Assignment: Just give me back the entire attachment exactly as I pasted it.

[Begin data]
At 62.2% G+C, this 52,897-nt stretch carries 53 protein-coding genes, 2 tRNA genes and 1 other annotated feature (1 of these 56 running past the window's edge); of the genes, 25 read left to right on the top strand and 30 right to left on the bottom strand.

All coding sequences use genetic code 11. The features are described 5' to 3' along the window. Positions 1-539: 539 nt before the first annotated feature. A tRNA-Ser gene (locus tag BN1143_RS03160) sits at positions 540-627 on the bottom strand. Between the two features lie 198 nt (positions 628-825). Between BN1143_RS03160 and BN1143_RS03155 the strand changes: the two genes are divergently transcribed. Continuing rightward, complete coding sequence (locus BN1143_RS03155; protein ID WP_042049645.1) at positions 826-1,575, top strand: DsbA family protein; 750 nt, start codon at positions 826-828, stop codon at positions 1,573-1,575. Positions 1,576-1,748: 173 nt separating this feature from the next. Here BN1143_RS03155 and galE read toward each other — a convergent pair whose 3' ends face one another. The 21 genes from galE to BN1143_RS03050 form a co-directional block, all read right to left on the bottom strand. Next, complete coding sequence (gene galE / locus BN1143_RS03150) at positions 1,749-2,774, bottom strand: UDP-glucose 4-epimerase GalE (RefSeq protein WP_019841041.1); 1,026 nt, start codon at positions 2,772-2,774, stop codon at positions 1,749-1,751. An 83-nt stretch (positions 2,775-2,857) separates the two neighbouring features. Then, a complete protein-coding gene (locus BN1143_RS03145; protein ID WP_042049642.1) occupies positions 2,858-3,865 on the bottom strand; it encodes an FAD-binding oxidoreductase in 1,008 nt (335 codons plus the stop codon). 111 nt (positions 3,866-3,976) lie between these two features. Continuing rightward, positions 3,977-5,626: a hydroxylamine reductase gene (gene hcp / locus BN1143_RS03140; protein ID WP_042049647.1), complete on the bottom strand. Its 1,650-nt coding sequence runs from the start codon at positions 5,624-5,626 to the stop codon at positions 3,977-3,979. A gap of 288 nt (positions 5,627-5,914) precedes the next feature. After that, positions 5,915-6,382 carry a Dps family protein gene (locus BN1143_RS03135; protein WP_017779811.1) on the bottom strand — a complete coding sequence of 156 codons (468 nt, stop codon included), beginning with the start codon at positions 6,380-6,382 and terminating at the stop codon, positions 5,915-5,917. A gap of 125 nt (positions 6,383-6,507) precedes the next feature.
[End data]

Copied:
At 62.2% G+C, this 52,897-nt stretch carries 53 protein-coding genes, 2 tRNA genes and 1 other annotated feature (1 of these 56 running past the window's edge); of the genes, 25 read left to right on the top strand and 30 right to left on the bottom strand.

All coding sequences use genetic code 11. The features are described 5' to 3' along the window. Positions 1-539: 539 nt before the first annotated feature. A tRNA-Ser gene (locus tag BN1143_RS03160) sits at positions 540-627 on the bottom strand. Between the two features lie 198 nt (positions 628-825). Between BN1143_RS03160 and BN1143_RS03155 the strand changes: the two genes are divergently transcribed. Continuing rightward, complete coding sequence (locus BN1143_RS03155; protein ID WP_042049645.1) at positions 826-1,575, top strand: DsbA family protein; 750 nt, start codon at positions 826-828, stop codon at positions 1,573-1,575. Positions 1,576-1,748: 173 nt separating this feature from the next. Here BN1143_RS03155 and galE read toward each other — a convergent pair whose 3' ends face one another. The 21 genes from galE to BN1143_RS03050 form a co-directional block, all read right to left on the bottom strand. Next, complete coding sequence (gene galE / locus BN1143_RS03150) at positions 1,749-2,774, bottom strand: UDP-glucose 4-epimerase GalE (RefSeq protein WP_019841041.1); 1,026 nt, start codon at positions 2,772-2,774, stop codon at positions 1,749-1,751. An 83-nt stretch (positions 2,775-2,857) separates the two neighbouring features. Then, a complete protein-coding gene (locus BN1143_RS03145; protein ID WP_042049642.1) occupies positions 2,858-3,865 on the bottom strand; it encodes an FAD-binding oxidoreductase in 1,008 nt (335 codons plus the stop codon). 111 nt (positions 3,866-3,976) lie between these two features. Continuing rightward, positions 3,977-5,626: a hydroxylamine reductase gene (gene hcp / locus BN1143_RS03140; protein ID WP_042049647.1), complete on the bottom strand. Its 1,650-nt coding sequence runs from the start codon at positions 5,624-5,626 to the stop codon at positions 3,977-3,979. A gap of 288 nt (positions 5,627-5,914) precedes the next feature. After that, positions 5,915-6,382 carry a Dps family protein gene (locus BN1143_RS03135; protein WP_017779811.1) on the bottom strand — a complete coding sequence of 156 codons (468 nt, stop codon included), beginning with the start codon at positions 6,380-6,382 and terminating at the stop codon, positions 5,915-5,917. A gap of 125 nt (positions 6,383-6,507) precedes the next feature.